Government to relax CPF rules for purchase of older resale HDB flats

Image credit: Wong's Facebook CPF rules restricting purchase of older HDB resale flats to be revised in May

Minister for National Development, Lawrence Wong, said in Parliament today that the Government intends to relax CPF rules for the purchase of older resale HDB flats. Speaking at the 2019 Committee of Supply Debate in Parliament, Mr Wong acknowledged that the revised CPF rules for purchase of older resale HDB flats may have disadvantaged owners of such flats.

CPF rules
Image credit: Wong’s Facebook – 
CPF rules restricting purchase of older HDB resale flats to be revised in May

The Minister said in his speech:

“One issue with regard to the purchase of older HDB flats is CPF rules, specifically the restriction in CPF usage for flats with less than 60 years of lease remaining. Some banks also take reference from these CPF restrictions when assessing how much loan to extend. As a result, both the CPF and loan quantums may be reduced for the purchase of such flats.

The CPF rule is intended to safeguard the retirement adequacy of buyers who purchase older flats, but its design has led to some unintended consequences. For example, if a buyer would like to buy a 39-year-old flat, he can use full CPF; but one year later, because you hit this less-than-60-years requirement, the amount of CPF will be restricted. And there is no good reason why this should be so just because the flat became one year older.

MND and MOM have been studying this issue. In fact, the focus should not be on the remaining lease of the flat. What we want to ensure is that buyers purchase flats with leases that are long enough to last them for life. If that is done, we can relax CPF usage rules, even if the remaining lease is less than 60 years.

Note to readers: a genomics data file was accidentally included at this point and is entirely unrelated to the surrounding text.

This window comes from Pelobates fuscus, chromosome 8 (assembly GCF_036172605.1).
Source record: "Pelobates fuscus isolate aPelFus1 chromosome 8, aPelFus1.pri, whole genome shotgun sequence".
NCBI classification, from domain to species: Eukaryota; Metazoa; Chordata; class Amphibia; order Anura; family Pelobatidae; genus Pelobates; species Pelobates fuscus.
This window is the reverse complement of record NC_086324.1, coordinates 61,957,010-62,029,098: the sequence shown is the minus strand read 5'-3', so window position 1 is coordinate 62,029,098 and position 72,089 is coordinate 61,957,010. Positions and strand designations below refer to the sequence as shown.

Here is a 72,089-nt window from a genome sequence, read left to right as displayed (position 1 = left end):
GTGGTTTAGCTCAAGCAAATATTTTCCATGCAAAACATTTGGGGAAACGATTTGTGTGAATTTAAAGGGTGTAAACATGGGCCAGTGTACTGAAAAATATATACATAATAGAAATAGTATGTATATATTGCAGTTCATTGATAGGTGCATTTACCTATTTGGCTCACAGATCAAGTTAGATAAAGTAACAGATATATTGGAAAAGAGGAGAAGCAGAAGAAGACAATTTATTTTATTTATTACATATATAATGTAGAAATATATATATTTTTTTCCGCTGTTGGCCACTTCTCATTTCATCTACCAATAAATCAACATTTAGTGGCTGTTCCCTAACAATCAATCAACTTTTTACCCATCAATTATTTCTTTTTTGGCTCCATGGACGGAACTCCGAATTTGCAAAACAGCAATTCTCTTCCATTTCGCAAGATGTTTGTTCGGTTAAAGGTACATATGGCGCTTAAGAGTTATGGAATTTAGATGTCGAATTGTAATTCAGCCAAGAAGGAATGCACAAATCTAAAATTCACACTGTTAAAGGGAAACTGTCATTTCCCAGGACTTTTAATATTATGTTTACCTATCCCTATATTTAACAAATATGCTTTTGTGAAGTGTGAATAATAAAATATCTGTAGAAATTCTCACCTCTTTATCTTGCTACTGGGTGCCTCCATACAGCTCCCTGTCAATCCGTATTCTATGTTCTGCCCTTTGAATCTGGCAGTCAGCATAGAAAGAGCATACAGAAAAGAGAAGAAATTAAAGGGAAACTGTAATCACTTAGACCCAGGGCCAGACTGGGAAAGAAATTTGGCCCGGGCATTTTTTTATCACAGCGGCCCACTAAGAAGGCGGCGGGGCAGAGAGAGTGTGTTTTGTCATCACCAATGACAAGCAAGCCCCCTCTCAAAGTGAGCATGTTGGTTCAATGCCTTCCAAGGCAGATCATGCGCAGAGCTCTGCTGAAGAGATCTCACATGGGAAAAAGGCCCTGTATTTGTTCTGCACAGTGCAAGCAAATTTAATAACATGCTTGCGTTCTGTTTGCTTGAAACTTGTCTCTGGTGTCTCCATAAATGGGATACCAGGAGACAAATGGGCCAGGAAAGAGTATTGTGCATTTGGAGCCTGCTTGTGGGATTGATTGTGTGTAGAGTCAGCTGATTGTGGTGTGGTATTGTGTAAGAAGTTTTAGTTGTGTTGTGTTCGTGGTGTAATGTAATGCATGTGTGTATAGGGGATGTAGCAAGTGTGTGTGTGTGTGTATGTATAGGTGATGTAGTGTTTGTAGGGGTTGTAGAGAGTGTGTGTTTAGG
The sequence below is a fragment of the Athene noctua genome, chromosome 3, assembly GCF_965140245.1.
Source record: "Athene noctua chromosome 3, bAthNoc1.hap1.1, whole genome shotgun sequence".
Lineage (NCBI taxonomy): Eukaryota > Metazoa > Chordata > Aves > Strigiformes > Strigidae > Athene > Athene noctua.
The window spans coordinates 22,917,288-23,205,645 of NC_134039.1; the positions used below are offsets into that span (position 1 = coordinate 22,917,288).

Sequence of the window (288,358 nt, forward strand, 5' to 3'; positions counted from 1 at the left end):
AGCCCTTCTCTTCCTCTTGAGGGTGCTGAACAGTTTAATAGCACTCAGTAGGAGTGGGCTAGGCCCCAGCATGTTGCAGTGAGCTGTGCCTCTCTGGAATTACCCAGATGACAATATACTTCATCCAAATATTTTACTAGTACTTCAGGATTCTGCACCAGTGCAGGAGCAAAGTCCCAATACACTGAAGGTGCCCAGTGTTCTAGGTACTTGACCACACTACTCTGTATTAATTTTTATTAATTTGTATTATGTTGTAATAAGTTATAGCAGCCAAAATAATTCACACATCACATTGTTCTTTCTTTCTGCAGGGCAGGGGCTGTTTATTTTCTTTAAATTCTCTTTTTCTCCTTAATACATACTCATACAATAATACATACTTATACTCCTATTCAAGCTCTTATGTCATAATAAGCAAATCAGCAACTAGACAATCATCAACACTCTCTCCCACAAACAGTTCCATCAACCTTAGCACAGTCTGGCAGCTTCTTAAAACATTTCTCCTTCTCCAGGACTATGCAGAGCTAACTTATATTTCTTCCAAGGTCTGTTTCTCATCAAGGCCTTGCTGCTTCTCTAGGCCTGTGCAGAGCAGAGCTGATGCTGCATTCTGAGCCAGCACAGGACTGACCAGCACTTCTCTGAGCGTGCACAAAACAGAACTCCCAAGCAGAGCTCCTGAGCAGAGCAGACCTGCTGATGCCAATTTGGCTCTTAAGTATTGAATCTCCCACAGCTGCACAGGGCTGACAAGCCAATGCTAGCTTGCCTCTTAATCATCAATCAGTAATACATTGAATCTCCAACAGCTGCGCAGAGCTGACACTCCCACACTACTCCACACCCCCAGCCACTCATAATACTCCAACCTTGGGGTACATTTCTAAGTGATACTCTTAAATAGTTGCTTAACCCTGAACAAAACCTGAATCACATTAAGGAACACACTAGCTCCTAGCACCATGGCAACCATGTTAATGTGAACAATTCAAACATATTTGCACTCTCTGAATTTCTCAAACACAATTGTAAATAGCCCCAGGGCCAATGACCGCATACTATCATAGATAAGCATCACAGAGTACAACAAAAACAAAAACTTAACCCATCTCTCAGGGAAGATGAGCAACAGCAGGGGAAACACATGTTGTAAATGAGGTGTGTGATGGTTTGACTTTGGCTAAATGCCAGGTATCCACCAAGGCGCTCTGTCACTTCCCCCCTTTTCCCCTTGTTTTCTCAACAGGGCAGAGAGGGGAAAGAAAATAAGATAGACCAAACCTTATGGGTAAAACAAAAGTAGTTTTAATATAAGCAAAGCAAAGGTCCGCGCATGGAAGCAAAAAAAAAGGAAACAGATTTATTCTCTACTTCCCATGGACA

I have explained the thinking behind how we intend to change the CPF restrictions. The details are being worked out, and we will announce them soon, for implementation in May this year. “

Most owners of older HDB flats have now come to accept that the value of their 99-year-leasehold property is not going to keep on increasing forever and ever – one major reason for this being the revised CPF rules.

There are several government policy restrictions which suppresses the attractiveness of older HDB flats for buyers.

These are some restrictions:

  • From 1 July 2013, CPF (Central Provident Fund) usage and HDB loan was restricted for purchase of flats with remaining lease less than 60 years.
  • For flats that are 64 years old, banks are unwilling to extend loans to finance the purchase of these flats.
  • For flats which are 69 years old (or less than 30 years of lease remaining), CPF money cannot be used for down payment or to service the monthly mortgage.
  • From the 79th year onwards, the property has to be paid for in cash.

Years ago, Singapore’s first Prime Minister Lee Kuan Yew urged Singaporeans not to sell their flats, and assured them that they assets that would grow in value; but the reality is, flat owners with less than 60 years left in their leasehold, will find it hard for them to sell their flats if they decide to cash out.

A report by Credit Suisse released in September last year, said that private apartments are a better store of value than HDB flats. The report pointed out that an established collective sale process for owners of private apartments accentuates the difference as to why these are better store of value to HDB flats.

“We believe it will likely take some time for residents to understand the evolving narrative on the nature of HDB flats — from one where HDB flats are a good store of value and attractive investment class that will continue to appreciate, towards one where we are likely to see a steady diminution in value as we approach the end of the 99 year lease, following which the flats will revert to the government,” said Credit Suisse research analysts Louis Chua and Nicholas Teh.

The Credit Suisse report pointed out the gaps in the government’s assertion that Housing and Development Board (HDB) flat is a “good store of asset value” and the uncertainty over Voluntary Early Redevelopment Scheme (VERS).

The report further noted that “critical details” of VERS, particularly relating to compensation, were missing at the introduction of the scheme and said that a a key concern was that VERS is “not applicable” to the entire existing HDB stock of about 1 million units today.

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Written by Ravi Chandran

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